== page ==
Posted by: Douglas Macmillan on May 13, 2009
Sony introduced its first Walkman cassette player in 1979, and the world changed. People began walking city streets and riding buses sporting big, bombastic headphones and enjoying a personal, portable soundtrack for the first time. Vinyl gave way to tapes. Disco gave way to, well… 80s music.
Fast forward two decades to May 13, 2009, and the announcement of Sony’s new Walkman X-Series, a touch-screen device that plays audio and video, and surfs the Web. Never has the Sony story been so well epitomized by a single device: Once the pacesetter of portable audio, the Walkman is just another me-too in a market owned by Apple’s iPod.
This Walkman has nifty features, like the ability to quickly grab some 1,000 songs from Internet radio partner Slacker and temporarily store them in a partitioned memory – so you can take them on the subway or other places where there’s no wi-fi (a service that’s supported by audio ads). Its video player benefits from a sharp, 3” OLED screen, and has a gee-whiz menu which can pull out individual screen shots from a TV show or movie so you can skip ahead to a certain scene. And no doubt, the player is smaller and lighter (3.5 ounces) than an iPod Touch or iPhone.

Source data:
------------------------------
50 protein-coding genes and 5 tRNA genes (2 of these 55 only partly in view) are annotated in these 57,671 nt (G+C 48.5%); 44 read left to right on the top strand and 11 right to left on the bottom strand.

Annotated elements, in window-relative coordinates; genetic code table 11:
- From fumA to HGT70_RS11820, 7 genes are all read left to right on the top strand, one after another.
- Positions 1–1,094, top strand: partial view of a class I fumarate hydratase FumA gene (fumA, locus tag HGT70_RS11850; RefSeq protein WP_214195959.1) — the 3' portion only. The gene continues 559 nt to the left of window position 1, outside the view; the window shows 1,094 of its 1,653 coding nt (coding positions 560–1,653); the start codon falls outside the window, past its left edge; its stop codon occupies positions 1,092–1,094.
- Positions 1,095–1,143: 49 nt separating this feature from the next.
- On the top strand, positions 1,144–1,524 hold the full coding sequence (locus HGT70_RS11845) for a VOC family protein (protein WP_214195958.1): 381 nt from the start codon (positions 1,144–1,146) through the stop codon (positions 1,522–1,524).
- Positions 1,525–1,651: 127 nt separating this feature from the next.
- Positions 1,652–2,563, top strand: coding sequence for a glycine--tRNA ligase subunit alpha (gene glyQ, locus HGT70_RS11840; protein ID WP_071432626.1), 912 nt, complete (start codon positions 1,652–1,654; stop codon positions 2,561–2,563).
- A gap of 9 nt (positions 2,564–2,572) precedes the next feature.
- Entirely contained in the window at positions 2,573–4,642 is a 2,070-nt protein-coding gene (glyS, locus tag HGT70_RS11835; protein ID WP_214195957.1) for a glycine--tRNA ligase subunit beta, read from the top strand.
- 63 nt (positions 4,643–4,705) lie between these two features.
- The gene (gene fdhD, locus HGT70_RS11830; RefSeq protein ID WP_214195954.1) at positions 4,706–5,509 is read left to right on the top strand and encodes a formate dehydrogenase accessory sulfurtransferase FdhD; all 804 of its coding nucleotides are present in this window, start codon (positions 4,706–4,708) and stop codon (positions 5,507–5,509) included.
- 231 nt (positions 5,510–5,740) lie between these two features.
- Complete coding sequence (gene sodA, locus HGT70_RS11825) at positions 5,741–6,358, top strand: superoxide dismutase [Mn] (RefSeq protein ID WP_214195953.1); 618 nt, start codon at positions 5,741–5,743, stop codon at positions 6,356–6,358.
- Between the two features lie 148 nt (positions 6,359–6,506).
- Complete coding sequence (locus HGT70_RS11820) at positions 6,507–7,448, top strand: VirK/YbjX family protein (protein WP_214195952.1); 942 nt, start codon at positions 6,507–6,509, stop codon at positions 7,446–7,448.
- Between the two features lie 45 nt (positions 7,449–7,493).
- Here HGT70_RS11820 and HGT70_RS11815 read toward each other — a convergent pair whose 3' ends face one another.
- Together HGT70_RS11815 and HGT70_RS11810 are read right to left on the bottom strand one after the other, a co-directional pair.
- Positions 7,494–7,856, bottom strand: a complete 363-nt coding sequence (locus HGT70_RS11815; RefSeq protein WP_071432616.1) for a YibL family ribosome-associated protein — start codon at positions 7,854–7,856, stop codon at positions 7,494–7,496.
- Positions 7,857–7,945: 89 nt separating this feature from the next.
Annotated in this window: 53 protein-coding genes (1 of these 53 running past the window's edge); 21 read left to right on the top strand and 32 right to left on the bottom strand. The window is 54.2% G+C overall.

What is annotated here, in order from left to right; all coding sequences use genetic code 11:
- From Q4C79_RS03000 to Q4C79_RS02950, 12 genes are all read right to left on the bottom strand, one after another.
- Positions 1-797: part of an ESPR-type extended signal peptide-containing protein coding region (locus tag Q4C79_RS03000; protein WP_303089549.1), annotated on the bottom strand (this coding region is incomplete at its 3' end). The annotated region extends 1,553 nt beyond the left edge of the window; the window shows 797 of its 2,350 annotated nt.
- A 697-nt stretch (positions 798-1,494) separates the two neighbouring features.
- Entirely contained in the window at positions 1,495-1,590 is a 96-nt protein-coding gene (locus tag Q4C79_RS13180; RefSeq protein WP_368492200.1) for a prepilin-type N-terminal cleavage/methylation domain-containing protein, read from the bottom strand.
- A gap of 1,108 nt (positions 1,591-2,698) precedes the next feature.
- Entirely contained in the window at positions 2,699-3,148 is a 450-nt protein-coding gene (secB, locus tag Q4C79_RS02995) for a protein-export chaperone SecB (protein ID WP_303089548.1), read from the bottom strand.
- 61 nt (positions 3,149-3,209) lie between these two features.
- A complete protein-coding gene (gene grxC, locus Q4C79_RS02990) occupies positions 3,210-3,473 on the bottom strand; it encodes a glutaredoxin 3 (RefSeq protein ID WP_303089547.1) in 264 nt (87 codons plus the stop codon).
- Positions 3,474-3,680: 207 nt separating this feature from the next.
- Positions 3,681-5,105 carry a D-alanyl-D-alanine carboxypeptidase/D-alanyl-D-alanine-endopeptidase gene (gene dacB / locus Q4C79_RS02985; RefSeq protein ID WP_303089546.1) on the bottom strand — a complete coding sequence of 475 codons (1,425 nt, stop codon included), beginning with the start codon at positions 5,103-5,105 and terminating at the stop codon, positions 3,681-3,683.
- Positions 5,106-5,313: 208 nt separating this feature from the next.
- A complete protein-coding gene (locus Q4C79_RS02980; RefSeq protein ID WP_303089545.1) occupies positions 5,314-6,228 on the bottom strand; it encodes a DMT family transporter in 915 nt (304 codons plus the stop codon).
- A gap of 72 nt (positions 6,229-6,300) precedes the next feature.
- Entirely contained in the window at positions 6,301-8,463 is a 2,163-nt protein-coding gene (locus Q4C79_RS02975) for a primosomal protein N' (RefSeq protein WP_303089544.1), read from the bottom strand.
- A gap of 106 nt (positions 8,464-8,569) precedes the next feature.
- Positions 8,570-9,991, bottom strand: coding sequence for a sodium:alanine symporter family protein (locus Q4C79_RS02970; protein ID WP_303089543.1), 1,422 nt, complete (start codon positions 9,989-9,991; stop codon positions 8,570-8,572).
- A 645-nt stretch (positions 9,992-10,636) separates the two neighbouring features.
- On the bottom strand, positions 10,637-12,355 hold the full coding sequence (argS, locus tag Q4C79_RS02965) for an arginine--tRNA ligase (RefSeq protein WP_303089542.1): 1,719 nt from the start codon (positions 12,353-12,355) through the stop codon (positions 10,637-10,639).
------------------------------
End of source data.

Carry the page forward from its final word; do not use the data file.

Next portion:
Here’s a brief video overview I shot while I was fiddling with the Walkman X recently in Sony’s offices in New York.
I expect Sony will have a hard time selling potential buyers on these features at the price point it’s set. At $300 for a 16 GB and $400 for a 32 GB, the Walkman X-series costs exactly as much as an iPod Touch.
Let me say that again. The Walkman X costs the same price as Apple’s iPod Touch. And yet, iPods have a more robust Web browser, the ability to purchase new songs wirelessly, and a flourishing ecosystem of independent application developers that are dreaming up new uses for the device every day. Also worth noting, the iPod Touch line also includes an 8 GB model at $230 for more budget-minded consumers.
Like Microsoft and its Zune Pass, Sony is going to talk up the new Walkman’s cool integration with Slacker. But with such stiff competition, I think the company would have better luck in the category by inventing a different device altogether: a time machine.
These are only my first impressions of the Walkman X — I didn’t get to spend much time with it. Some time around its official launch in mid-June I hope to post a full review.